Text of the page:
SOLON, Ohio — Next week marks the start of Skin Cancer Awareness Month. And while the sun and its harmful rays might not be top of mind on these cooler April days, experts told News 5 they’re still seeing a rise in cases when it comes to those of a certain age who may not have taken all the precautions growing up.
“It wasn’t a big deal back then,” said Dr. Phillip Bernard with the Cleveland Clinic. “Parents are getting better about making sure their kids have sunscreen on.”
According to the Cleveland Clinic, around 20% of all Americans develop skin cancer sometime in their life, and having five or more sunburns in your life doubles your chance of developing melanoma.
With so many putting off check-ups during the pandemic, Bernard now sees more developed cases popping up.
“I'm just as busy now as I was before the pandemic,” Bernard added. “A lot of them were people who stayed away and they have a lot of skin cancer we’re trying to catch up on. We can’t do it all at once, so we’re in the catch-up stage now.”
So how can you protect yourself from the sun and reduce your skin cancer risk?
The American Academy of Dermatology recommends seeking shade, especially from 10 a.m. to 2 p.m. when the sun’s rays are the strongest. If your shadow appears to be shorter than you are, seek shade.
They also recommend wearing sun-protective clothing, such as a lightweight long-sleeved shirt, pants, a wide-brimmed hat, and sunglasses with UV protection, when possible.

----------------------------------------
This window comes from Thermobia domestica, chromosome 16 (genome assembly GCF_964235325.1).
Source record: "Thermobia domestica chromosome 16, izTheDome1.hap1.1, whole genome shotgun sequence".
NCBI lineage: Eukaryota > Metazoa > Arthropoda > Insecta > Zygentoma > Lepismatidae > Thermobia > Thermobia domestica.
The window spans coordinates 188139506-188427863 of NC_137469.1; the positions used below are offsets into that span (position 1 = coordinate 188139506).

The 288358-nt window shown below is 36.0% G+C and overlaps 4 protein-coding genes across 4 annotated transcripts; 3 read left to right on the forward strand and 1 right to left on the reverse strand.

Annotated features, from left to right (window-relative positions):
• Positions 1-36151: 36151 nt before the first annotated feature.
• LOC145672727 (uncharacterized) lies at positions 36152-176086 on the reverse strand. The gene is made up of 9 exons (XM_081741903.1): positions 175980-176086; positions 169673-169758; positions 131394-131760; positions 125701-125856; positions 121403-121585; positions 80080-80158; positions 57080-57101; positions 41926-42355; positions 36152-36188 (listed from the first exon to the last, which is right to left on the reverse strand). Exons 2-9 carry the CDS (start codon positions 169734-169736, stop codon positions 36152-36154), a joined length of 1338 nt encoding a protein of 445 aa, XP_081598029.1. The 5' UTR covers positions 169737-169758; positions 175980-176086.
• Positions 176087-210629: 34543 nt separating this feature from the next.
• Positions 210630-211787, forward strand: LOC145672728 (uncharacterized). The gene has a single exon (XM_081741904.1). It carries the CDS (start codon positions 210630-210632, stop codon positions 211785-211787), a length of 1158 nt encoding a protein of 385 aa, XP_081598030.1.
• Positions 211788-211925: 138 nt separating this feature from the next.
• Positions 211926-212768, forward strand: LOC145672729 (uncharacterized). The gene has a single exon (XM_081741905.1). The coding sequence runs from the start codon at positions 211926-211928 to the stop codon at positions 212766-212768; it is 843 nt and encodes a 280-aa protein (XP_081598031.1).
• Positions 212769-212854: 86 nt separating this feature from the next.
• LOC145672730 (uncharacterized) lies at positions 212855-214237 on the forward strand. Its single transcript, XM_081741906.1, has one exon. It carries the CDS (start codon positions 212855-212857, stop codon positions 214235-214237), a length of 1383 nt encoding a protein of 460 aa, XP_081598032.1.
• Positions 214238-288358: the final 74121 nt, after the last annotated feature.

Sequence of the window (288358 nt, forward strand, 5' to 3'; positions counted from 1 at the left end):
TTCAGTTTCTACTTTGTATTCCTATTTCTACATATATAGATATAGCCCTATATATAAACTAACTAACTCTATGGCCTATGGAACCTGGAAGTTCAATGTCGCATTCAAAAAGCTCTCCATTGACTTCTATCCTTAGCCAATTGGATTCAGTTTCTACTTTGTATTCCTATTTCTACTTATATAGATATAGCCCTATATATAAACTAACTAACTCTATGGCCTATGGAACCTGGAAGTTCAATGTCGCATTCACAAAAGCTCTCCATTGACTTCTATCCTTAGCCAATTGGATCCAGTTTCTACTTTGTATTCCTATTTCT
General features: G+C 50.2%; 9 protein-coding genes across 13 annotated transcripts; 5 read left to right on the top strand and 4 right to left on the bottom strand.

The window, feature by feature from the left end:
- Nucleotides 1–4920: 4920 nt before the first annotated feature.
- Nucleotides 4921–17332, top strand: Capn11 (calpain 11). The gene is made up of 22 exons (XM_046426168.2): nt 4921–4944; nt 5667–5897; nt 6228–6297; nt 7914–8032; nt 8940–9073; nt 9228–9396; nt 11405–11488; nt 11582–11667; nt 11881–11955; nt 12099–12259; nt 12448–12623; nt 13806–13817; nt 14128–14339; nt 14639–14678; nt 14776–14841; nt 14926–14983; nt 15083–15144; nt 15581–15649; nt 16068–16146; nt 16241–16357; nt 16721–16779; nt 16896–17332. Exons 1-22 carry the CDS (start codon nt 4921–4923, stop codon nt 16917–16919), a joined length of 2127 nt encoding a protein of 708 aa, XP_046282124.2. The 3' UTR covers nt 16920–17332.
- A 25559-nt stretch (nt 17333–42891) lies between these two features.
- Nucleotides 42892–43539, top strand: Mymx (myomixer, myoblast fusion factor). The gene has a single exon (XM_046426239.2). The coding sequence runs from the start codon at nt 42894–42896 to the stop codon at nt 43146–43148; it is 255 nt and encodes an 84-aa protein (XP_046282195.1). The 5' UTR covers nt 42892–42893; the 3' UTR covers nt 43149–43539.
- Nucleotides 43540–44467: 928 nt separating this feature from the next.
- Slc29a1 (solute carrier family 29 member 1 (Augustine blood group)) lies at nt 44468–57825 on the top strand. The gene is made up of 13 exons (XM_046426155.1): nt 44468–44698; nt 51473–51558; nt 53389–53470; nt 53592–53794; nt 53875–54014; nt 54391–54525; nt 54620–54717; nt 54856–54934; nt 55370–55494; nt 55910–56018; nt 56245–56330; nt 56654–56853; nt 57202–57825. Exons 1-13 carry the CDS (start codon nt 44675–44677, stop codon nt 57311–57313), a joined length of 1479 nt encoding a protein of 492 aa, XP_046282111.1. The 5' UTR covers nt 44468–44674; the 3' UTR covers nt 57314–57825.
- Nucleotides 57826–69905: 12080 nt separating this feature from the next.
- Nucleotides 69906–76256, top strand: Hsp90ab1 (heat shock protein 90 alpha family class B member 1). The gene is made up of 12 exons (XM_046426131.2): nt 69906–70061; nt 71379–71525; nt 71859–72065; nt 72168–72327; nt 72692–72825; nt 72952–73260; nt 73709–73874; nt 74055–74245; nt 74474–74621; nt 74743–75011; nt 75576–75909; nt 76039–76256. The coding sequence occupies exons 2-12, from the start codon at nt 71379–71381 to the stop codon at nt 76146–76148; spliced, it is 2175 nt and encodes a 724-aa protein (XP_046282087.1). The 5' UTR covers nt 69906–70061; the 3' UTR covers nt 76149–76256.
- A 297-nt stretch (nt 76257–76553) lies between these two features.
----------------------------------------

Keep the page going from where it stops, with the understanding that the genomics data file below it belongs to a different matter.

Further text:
In addition, applying water-resistant sunscreen with an SPF of 30 or higher to all skin not covered by clothing is recommended, as is reapplying every two hours or after swimming or sweating.
“I think people in Ohio think it’s not a big deal because of the weather; it’s still a big issue,” Bernard added.
Experts at the Cleveland Clinic and the American Academy of Dermatology both told News 5 that everyone should look out for signs of skin cancers with the help of the "ABCDE" warning signs:
- A for Asymmetry: When you look at one side of a spot and it differs from the other half.
- B for Border: The spot has an irregular border that’s poorly defined.
- C for Color: Spot colors can vary.
- D for Diameter: Most melanomas are usually larger than the size of a pencil eraser, but some can be smaller
- E for Evolving: The spot is changing in size, color or shape.
And if a spot is bleeding, that could mean it needs to be removed immediately, Bernard added.